At The Waterfront Restaurant, we pride ourselves on using only the best ingredients. We focus on finding local and sustainable protein and produce, and handcrafting everything from bread to soup stock in our kitchen. We firmly believe that food of all kinds can be tasty and even indulgent while still being good for the world around us. With Halloween fast approaching, we wanted to let you that there are plenty of Halloween candy options that are ethical and sustainable. These treats are not only delectable, but good for the planet, and that’s no trick: Image Source: Rodale.com Organic Milk Chocolate Bug Bites By Endangered Species Chocolate These fun little treats are perfect for party favors and trick-or-treat bags alike. Endangered Species Chocolates are all packed with cacao that is fair-trade, ethically-sourced, certified organic, and free of GMOs, plus each individually-wrapped square contains a fun and educational insect trading card that will delight recipients long after the chocolate is gone. And if all that’s not enough for you, portions of the proceeds from your purchase go to support species and habitat conservation. Image Source: Laziestvegans.com YumEarth Naturals Sour Beans Believe it or not, not everyone is in love with chocolate. That’s okay: there are still plenty of sweet treats for the non-chocoholics. These mouth-puckeringly sour jelly beans are made with real fruit extracts and are free of artificial colors and dyes. They’re also a great option for people in need of gluten-free candy options. Image Source: Kattasticramblings.blogspot.com Justin’s Organic Chocolate Peanut Butter Cups Chocolate and peanut butter is a classic combination for a reason. The perfect balance of salt and sweet makes this pairing irresistible. Justin’s is one of the most popular organic peanut butters in the world thanks to its superior taste level: when it’s matched up with organic fair-trade dark or milk chocolate it becomes even better. But be warned: this decadent candy is so tasty that trick-or-treaters may be coming back for seconds and thirds.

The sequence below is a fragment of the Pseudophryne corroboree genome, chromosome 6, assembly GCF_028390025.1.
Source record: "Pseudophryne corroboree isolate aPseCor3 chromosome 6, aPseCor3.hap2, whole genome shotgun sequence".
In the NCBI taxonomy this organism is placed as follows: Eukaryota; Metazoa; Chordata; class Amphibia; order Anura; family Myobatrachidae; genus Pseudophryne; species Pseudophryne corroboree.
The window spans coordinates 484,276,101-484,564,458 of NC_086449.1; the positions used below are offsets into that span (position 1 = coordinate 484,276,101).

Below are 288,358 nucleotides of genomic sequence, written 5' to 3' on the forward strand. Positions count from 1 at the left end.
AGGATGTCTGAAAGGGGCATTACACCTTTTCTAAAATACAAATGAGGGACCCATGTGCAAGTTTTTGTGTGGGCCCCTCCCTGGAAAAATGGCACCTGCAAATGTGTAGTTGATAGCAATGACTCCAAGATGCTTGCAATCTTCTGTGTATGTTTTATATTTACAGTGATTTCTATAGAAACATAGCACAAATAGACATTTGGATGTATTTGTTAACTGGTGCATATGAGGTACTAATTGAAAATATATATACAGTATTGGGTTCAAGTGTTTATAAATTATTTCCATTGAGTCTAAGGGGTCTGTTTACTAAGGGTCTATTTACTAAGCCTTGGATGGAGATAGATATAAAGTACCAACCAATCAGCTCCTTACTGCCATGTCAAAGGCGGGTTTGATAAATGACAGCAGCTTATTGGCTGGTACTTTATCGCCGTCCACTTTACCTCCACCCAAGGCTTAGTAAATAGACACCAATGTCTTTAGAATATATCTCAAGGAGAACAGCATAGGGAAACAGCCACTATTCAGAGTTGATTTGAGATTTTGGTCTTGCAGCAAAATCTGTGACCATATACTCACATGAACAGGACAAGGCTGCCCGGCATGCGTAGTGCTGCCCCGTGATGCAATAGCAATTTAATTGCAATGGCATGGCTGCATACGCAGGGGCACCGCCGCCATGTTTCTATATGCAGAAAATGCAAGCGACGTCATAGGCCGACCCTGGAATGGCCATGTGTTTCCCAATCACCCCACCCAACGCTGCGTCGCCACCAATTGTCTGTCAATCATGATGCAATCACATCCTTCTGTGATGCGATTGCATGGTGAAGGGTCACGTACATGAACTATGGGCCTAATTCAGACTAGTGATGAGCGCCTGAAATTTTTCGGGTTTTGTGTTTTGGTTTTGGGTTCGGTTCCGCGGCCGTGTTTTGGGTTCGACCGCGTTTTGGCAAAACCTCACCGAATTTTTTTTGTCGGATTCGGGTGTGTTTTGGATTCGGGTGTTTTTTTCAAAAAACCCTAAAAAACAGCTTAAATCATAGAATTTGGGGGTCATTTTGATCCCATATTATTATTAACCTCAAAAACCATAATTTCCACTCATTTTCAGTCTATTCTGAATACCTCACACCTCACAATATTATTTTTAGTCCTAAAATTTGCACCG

The concept of sustainable eating is not a new one. It probably first began to garner real mainstream attention as far back as 1986 when Carlo Petrini founded the international Slow Food movement (a social movement which sought to battle back against the nascent fast food culture by preserving traditional and regional cuisine and promoting small businesses) but it certainly existed before then. Similarly, while it’s only in the past few months that The Waterfront Restaurant has begun to share our passion for sustainability through our Facebook page and in this very blog, our eco-friendly history dates back much farther. For over a decade we have sought to be sustainable in every area of operation. We carefully source all of our ingredients from high-quality vendors and focus on acquiring as much local seafood and produce as we can. We also prepare things from scratch whenever possible, from homemade stock to fresh-baked bread. Even our takeout containers are environmentally-conscious. You might ask – doesn’t this way of doing business cost you more money and take you more time? Sure, but we don’t mind. In fact, we think it’s important to operate this way for a variety of reasons. First, by buying local from independent vendors, we are stimulating our local economy and helping small business owners. Second, we are able to provide jobs to talented bakers and prep chefs that we wouldn’t be able to employ if we bought prefabricated items. And finally, we are able to control the quality of our food and drinks so that we can be sure we’re serving you meals that meet our standards. Sustainability is kind of a trendy buzzword right now, but we’re not jumping on a bandwagon. Being eco-conscious has been integral to our core concept from day one. We’ve been content to be silent stewards of sustainability for over a decade, but of late we’ve realized it’s time to step up and take a leadership role. We hope to inspire individual consumers and other restaurants alike to examine their habits and take steps to live and eat just a little more sustainably. You don’t have to do it the way we do it: it works differently for everyone. It’s all about mindfulness. Not sure where to begin in greening your diet? You’re in luck: there is a terrific local publication that’s an invaluable resource to the local food scene. Edible Sarasota shines a spotlight on everything from local restaurants to farmers’ markets to independent food artisans to home cooks and much more. For several years they have served as a culinary roadmap for the Sarasota, Charlotte, and Bradenton areas. Lately they’ve been expanding their coverage to report on the spectacular fare available on Anna Maria Island, and we’re honored that they chose to do an in-depth feature on us in their latest issue. You can read it on their website (along with another great piece on our friends down the street at Relish Café and Marketplace), pick up a free copy at one of these locations, or even sign up for a subscription. Are you motivated to explore your sustainable side yet? If so, leave us a comment or talk to us on Facebook! We can’t wait to get inspired by you. All images in this article are courtesy of Edible Sarasota and photographer Kathryn Brass.